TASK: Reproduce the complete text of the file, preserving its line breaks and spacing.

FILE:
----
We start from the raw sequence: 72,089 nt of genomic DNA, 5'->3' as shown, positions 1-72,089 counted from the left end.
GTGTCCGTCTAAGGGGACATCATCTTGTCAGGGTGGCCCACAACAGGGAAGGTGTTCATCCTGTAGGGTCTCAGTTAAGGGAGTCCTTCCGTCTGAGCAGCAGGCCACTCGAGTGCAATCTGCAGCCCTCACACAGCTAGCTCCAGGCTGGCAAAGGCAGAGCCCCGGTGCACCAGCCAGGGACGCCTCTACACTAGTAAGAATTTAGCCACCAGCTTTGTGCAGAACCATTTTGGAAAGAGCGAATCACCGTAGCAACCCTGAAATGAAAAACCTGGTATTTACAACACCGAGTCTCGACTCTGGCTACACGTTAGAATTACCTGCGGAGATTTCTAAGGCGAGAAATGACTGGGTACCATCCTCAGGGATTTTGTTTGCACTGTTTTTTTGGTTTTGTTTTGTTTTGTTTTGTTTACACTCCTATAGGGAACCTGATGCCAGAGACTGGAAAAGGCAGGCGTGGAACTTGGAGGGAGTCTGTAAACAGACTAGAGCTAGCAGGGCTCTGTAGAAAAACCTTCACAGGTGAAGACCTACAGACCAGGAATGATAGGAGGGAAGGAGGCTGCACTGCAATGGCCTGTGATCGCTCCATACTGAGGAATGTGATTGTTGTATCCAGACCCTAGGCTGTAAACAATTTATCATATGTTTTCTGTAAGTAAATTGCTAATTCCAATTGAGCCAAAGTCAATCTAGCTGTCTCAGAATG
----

We start from the raw sequence: 72,089 nt of genomic DNA, 5'->3' as shown, positions 1-72,089 counted from the left end.
GTGTCCGTCTAAGGGGACATCATCTTGTCAGGGTGGCCCACAACAGGGAAGGTGTTCATCCTGTAGGGTCTCAGTTAAGGGAGTCCTTCCGTCTGAGCAGCAGGCCACTCGAGTGCAATCTGCAGCCCTCACACAGCTAGCTCCAGGCTGGCAAAGGCAGAGCCCCGGTGCACCAGCCAGGGACGCCTCTACACTAGTAAGAATTTAGCCACCAGCTTTGTGCAGAACCATTTTGGAAAGAGCGAATCACCGTAGCAACCCTGAAATGAAAAACCTGGTATTTACAACACCGAGTCTCGACTCTGGCTACACGTTAGAATTACCTGCGGAGATTTCTAAGGCGAGAAATGACTGGGTACCATCCTCAGGGATTTTGTTTGCACTGTTTTTTTGGTTTTGTTTTGTTTTGTTTTGTTTACACTCCTATAGGGAACCTGATGCCAGAGACTGGAAAAGGCAGGCGTGGAACTTGGAGGGAGTCTGTAAACAGACTAGAGCTAGCAGGGCTCTGTAGAAAAACCTTCACAGGTGAAGACCTACAGACCAGGAATGATAGGAGGGAAGGAGGCTGCACTGCAATGGCCTGTGATCGCTCCATACTGAGGAATGTGATTGTTGTATCCAGACCCTAGGCTGTAAACAATTTATCATATGTTTTCTGTAAGTAAATTGCTAATTCCAATTGAGCCAAAGTCAATCTAGCTGTCTCAGAATG